Mentorship shapes the student experience

Michael Cotten is in the fifth year of his doctoral program in molecular biophysics.

He's been a student for more than two decades, and when asked about the most influential moment, he recounts his admissions interviews at UT Southwestern Medical Center.

Michael Cotten
Michael Cotten UT Southwestern Medical Center

It’s where he met the person who looms large in his academic career. Someone who leads Mr. Cotten’s academic program, directs his research lab, and serves on his dissertation committee: Dr. Michael Rosen.

“It is a privilege to work in Dr. Rosen’s lab,” Mr. Cotten said. “I will never forget how after that initial interview he sent me an email suggesting I do a rotation in his lab to see if things worked out. I couldn’t be prouder of how that turned out.”

Dr. Rosen is Chair of the Department of Biophysics and a Professor at UT Southwestern. He is also a Howard Hughes Medical Institute Investigator.

Mr. Cotten considers him a vital academic influence.

“He gets me to tackle a problem by first examining its underlying idea,” said Mr. Cotten, describing his mentor’s teaching approach. “He takes an idea, pulls it apart, and then builds it back up to design various experiments.”

Born and raised in San Antonio, Mr. Cotten earned both a bachelor’s and master’s degree in biology. Faculty like Dr. Rosen attracted him to UT Southwestern’s Graduate School of Biomedical Sciences.

“Right from my first interview, I found so many of the professors here were interested in investigating problems that cut to the heart of explaining how biology works in the larger scheme of things,” Mr. Cotten said. “And that has always interested me since I was a little kid.”

Outside of his research, Mr. Cotten is active on campus. He is a founding member and current Vice President of the Association of African American Scientists, an organization committed to the success of African American scientists at UT Southwestern through community outreach, career development, and recruitment and retention efforts.

For Mr. Cotten, it is important for minority students to come together to discuss campus and societal issues.

“We are building a community where African Americans can have input,” Mr. Cotten said. “It is important for certain students to have a program where people of similar cultural understanding can come together.”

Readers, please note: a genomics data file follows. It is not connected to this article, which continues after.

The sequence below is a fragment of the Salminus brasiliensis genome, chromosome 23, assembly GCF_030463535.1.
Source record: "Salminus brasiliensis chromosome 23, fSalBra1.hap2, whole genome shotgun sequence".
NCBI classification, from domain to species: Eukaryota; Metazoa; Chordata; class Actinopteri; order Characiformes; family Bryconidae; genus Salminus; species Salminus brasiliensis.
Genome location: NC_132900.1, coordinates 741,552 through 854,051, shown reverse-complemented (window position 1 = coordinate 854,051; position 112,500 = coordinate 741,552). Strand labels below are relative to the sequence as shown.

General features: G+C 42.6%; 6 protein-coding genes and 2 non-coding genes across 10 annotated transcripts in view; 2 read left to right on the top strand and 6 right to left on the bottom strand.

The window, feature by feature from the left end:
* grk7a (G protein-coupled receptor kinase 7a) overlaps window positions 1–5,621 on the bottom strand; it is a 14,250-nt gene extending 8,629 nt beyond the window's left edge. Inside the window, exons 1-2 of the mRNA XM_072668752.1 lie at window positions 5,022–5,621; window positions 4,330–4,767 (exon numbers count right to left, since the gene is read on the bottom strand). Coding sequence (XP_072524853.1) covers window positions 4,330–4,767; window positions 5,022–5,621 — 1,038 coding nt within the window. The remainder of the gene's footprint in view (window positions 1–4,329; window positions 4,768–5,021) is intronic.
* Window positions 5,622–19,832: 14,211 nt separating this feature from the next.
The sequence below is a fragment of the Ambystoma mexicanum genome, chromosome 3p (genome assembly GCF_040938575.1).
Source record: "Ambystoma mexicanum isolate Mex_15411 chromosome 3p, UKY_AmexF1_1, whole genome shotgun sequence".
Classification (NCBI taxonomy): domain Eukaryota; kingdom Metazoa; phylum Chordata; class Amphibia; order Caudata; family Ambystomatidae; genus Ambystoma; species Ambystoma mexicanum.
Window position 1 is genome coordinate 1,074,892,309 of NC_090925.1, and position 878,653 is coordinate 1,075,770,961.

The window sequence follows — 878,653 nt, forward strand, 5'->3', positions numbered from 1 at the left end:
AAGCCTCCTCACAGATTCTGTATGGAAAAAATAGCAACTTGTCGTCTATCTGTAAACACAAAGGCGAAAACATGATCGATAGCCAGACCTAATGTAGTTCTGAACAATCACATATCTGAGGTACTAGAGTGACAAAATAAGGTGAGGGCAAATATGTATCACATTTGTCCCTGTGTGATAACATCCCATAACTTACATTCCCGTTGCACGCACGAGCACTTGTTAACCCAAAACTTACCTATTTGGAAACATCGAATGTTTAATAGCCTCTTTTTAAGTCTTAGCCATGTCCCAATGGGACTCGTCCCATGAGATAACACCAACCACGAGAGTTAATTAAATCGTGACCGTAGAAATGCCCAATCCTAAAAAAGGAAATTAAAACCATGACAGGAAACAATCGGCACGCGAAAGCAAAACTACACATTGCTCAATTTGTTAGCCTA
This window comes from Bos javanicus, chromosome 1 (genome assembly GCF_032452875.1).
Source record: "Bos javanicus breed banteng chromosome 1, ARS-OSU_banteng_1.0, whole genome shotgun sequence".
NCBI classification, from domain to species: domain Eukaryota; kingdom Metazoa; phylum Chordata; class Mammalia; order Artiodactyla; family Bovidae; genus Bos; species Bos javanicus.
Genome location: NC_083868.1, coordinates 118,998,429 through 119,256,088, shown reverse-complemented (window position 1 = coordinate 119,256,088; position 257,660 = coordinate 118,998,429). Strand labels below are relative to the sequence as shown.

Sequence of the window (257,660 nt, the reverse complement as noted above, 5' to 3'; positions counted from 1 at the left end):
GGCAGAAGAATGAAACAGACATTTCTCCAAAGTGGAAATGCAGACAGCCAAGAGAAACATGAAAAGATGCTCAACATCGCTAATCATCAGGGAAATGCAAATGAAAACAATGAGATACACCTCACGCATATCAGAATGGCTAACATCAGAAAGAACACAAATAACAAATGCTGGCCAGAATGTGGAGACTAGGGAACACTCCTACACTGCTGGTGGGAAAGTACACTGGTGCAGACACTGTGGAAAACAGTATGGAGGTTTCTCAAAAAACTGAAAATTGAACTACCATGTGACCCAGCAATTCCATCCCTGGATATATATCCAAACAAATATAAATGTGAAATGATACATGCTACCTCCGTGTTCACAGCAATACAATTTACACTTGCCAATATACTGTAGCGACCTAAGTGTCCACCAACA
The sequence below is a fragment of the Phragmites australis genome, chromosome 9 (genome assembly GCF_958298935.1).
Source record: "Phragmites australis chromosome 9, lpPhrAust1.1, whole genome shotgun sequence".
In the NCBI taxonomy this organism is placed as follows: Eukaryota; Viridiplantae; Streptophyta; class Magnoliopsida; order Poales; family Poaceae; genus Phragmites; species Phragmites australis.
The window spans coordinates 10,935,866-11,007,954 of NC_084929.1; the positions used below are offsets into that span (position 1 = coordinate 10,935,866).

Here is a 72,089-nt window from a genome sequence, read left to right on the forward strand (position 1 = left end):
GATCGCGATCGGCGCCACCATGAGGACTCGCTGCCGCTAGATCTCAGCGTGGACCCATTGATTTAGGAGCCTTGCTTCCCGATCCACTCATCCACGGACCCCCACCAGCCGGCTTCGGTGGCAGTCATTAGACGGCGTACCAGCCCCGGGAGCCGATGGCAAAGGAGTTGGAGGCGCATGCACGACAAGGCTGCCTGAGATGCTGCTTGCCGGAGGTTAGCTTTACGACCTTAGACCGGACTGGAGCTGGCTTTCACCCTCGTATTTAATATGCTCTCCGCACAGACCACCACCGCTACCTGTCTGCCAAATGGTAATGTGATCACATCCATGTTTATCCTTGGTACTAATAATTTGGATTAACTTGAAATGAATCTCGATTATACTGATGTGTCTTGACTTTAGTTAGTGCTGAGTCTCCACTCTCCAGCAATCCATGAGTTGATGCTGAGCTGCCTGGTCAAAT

The group works in the Dallas community to spark interest in STEM education with middle and high school students. Part of those efforts involve bringing a group of high school students to the UT Southwestern campus for the High School Biomedical Research Conference, a one-day event that provides outreach experiences in science, technology, engineering and mathematics.

Michael Cotten with Dr. Rosen
Michael Cotten, right, speaks with his mentor Dr. Michael Rosen in the Rosen Lab at UT Southwestern. UT Southwestern Medical Center

Living through the COVID-19 pandemic has given Mr. Cotten a new appreciation for how the general public thinks about the basic science research he encounters every day.

“I think the community thought science works as fast as it does on TV,” he said. “You go to a commercial, and when you return, there’s the vaccine. In reality, even accelerated science takes much longer than what most people realize.”

When the current public health crisis is past, he looks forward to returning to a more normal schedule, seeing colleagues on campus, and having passing conversations in the hallways.

“It was so easy, pre-COVID, to have those scientific chats on campus between professors and other grad students,” Mr. Cotten said. “They always propelled my thinking by allowing me to bounce good scientific ideas off others. I miss that frequent, easy exchange of ideas.”

After completing his Ph.D., Mr. Cotten plans to continue to work in academia.

“Becoming a professor is definitely a goal – ideally in a biophysics program,” he said. “I would also like to lead my own research program with my strong interest in synthetic biology or bioengineering.”

It’s a chance to follow in his mentor’s footsteps.

  • Dr. Rosen holds the Mar Nell and F. Andrew Bell Distinguished Chair in Biochemistry.